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By Order of the President: FDR and the Internment of Japanese Americans | [Greg Robinson]

By Order of the President: FDR and the Internment of Japanese Americans

On February 19, 1942, following the Japanese bombing of Pearl Harbor and Japanese Army successes in the Pacific, President Franklin Delano Roosevelt signed a fateful order. In the name of security, Executive Order 9066 allowed for the summary removal of Japanese aliens and American citizens of Japanese descent from their West Coast homes and their incarceration under guard in camps. Amid the numerous histories and memoirs devoted to this shameful event, FDR's contributions have been seen as negligible.
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Publisher's Summary

On February 19, 1942, following the Japanese bombing of Pearl Harbor and Japanese Army successes in the Pacific, President Franklin Delano Roosevelt signed a fateful order. In the name of security, Executive Order 9066 allowed for the summary removal of Japanese aliens and American citizens of Japanese descent from their West Coast homes and their incarceration under guard in camps. Amid the numerous histories and memoirs devoted to this shameful event, FDR's contributions have been seen as negligible. Now, using Roosevelt's own writings, his advisors' letters and diaries, and internal government documents, Greg Robinson reveals the president's central role in making and implementing the internment and examines not only what the president did but why.

Robinson traces FDR's outlook back to his formative years, and to the early twentieth century's racialist view of ethnic Japanese in America as immutably "foreign" and threatening. These prejudicial sentiments, along with his constitutional philosophy and leadership style, contributed to Roosevelt's approval of the unprecedented mistreatment of American citizens. His hands-on participation and interventions were critical in determining the nature, duration, and consequences of the administration's internment policy.

By Order of the President attempts to explain how a great humanitarian leader and his advisors, who were fighting a war to preserve democracy, could have implemented such a profoundly unjust and undemocratic policy toward their own people. It reminds us of the power of a president's beliefs to influence and determine public policy and of the need for citizen vigilance to protect the rights of all against potential abuses.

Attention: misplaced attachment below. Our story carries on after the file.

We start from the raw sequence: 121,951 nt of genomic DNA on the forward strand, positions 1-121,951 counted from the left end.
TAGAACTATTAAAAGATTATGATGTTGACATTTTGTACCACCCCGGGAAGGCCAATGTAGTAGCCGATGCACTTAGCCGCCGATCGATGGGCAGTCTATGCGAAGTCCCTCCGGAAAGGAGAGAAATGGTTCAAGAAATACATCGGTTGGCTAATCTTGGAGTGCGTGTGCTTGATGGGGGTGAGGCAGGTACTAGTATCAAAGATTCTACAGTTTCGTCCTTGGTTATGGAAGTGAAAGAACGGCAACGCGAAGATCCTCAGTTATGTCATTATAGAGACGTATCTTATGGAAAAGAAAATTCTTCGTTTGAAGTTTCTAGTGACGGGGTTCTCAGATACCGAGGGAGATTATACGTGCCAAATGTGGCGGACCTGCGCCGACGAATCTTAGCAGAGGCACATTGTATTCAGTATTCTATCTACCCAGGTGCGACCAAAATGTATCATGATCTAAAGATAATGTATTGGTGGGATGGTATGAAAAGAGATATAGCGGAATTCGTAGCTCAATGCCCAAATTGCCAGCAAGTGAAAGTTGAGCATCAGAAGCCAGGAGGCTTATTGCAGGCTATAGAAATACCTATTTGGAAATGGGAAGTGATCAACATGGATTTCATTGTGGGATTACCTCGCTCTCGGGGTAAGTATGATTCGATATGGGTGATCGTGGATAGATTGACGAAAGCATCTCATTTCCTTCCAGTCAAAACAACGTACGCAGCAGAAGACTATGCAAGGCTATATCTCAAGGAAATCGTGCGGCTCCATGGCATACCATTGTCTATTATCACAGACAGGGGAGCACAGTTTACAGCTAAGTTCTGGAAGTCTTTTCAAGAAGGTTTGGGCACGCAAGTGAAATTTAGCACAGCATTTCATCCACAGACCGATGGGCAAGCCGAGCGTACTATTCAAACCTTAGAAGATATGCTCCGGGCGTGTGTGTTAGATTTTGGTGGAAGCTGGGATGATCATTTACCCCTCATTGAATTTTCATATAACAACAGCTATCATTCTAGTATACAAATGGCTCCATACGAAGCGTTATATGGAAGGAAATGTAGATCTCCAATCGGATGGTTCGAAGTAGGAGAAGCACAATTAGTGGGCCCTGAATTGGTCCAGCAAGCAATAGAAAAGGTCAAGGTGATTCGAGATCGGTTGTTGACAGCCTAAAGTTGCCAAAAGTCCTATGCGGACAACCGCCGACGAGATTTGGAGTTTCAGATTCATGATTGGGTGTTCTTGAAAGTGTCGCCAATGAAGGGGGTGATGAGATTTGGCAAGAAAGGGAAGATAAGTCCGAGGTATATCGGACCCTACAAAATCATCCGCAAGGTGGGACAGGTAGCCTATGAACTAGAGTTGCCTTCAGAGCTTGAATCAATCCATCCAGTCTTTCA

©2001 Greg Robinson (P)2013 Audible, Inc.

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    hanan 01-28-14
    hanan 01-28-14
    ratings
    REVIEWS
    11
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    Overall
    Performance
    Story
    "very enlightening book"
    Would you listen to By Order of the President again? Why?

    maybe i would, to examine the fine details


    Who was your favorite character and why?

    FDR, the complexity of his role.


    What does R.C. Bray bring to the story that you wouldn’t experience if you just read the book?

    yes


    If you were to make a film of this book, what would the tag line be?

    Japanese Americans internment


    Any additional comments?

    This book opens the view to FDR relation with the Japanese Americans and Japanese Americans internment during the second world war.
    The early chapter describe the early years of FDR and how his relation with the Navy, his uncle, president Theodor Roosevelt, and other oriental friends shaped his view of the Japanese Americans community.
    Later in the book, the internment itself is discussed. It is very enlisting to see his connection to the security needs from one side, the political pressures he had to endure regarding the internment and his own racial views. The books also show a bit of the tight connection between FDR and his wife Eleanor. How her more human rights side effected his own.
    To conclude – very enlightening book.

    0 of 0 people found this review helpful
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